Climate change: What's the carbon fin-print of your pet fish?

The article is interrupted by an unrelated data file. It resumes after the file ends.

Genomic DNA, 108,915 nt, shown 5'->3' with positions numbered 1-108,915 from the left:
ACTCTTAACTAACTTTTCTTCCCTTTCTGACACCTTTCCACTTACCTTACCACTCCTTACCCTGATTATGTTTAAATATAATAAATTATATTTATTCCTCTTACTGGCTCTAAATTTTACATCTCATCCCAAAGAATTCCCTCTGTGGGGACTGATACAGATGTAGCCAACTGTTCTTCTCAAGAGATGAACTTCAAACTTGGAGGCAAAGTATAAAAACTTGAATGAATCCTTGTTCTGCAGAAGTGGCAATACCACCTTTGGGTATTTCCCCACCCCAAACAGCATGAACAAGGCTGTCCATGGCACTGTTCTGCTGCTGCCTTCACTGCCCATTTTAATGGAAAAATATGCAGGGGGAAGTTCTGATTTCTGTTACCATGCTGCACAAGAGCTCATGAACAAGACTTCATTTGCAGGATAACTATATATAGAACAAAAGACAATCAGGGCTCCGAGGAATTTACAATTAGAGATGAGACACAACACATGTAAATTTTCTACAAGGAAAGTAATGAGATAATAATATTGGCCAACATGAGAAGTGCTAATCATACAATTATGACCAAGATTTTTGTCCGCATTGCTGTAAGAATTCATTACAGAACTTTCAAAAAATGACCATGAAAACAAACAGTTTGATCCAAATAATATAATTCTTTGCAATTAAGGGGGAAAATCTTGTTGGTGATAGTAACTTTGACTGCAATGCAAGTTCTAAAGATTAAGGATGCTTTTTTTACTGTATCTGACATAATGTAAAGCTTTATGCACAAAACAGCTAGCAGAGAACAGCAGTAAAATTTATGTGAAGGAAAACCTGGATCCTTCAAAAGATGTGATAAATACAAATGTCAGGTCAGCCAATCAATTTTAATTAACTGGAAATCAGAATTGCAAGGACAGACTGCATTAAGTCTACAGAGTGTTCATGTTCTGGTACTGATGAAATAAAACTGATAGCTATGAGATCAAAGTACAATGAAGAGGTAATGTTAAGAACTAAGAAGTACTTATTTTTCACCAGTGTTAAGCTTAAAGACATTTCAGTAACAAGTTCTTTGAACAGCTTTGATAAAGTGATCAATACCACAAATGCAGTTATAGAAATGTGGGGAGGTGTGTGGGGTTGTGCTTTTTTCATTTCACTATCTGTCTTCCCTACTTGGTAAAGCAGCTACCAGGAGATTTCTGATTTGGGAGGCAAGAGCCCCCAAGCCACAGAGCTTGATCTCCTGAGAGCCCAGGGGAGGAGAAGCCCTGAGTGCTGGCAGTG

Tropical fish are a colourful addition to many households, but they may not be as innocent as they appear. They could contribute up to 12.4% of the UK's annual average household CO2 emissions and up to 30% of household water usage. The findings are part of a new Cardiff University Water Research Institute study. Scientists studied the environmental impacts of factors like the amount of water and energy used for aquariums. "In the UK, four million households own a pet fish and it's estimated that 70% of those that keep fish have a tropical freshwater aquarium," said research associate Dr William Perry. "The carbon footprint of owning pets such as dogs and cats has been previously calculated, but we have provided the first estimates of carbon dioxide emissions produced from running a tropical aquarium, as well as estimated water consumption." In the study, estimates of the environmental impacts of keeping fish across countries - including France, Poland and the UK - were developed. They looked at typical sizes of aquariums - 50, 200 and 400 litres - and how they are kept running. For the UK, a tropical aquarium produces an estimated 85.3 to 635.2kg of CO2 per year - this equates to 1.6% to 12.4% of the UK annual average household emissions. The research also estimated that tropical aquariums use 156 to 31,200 litres of water per year, equating to 0.2% to 30.1% of the UK annual average household water usage, depending on size and maintenance. Biggest environmental factors included heating the water, especially in larger aquariums, and the country of origin, due to different levels of decarbonisation in electricity grids in different countries. "Ornamental fishkeeping can be a more environmentally conscious pet choice than owning an average sized dog or cat, which are likely to produce considerably more emissions through their consumption of meat," added Dr Perry. "However, the environmental impacts of fishkeeping can also be substantial depending on aquarium size, how it is run and even what country it is in. "The environmental impact from the energy needs of keeping fish will improve as national energy grids start to decarbonize, but reducing the environmental impact of high water consumption will not come easily and will require ingenuity at the level of the individual." The research, the environmental impact of keeping a tropical aquarium in Northern Europe, is published in the Journal of Fish Biology . Call to ban goldfish as fairground prizes Is this the end for goldfish prizes at funfairs? Promote top class Welsh fishing, anglers say Morocco rescuers dig with bare hands as foreign aid sent US denies Cold War with China in historic Vietnam visit How Russia and West agreed on Ukraine G20 language How Russia and West agreed on Ukraine G20 language US denies Cold War with China in historic Vietnam visit 'Everyone in this village is either dead or missing' A Serbian scientist's long quest to name Srebrenica's dead How chronic pain feels for me. Video How chronic pain feels for me Guyana scrambles to make the most of oil wealth The spongy creatures cleaning Zanzibar's oceans. Video The spongy creatures cleaning Zanzibar's oceans Inside a 'hijacked' South African building. Video Inside a 'hijacked' South African building The rise and fall of a parenting influencer Florida's first hurricane-proof town The greatest spy novel ever written? Why is everyone crazy about Aperol? 2023 BBC.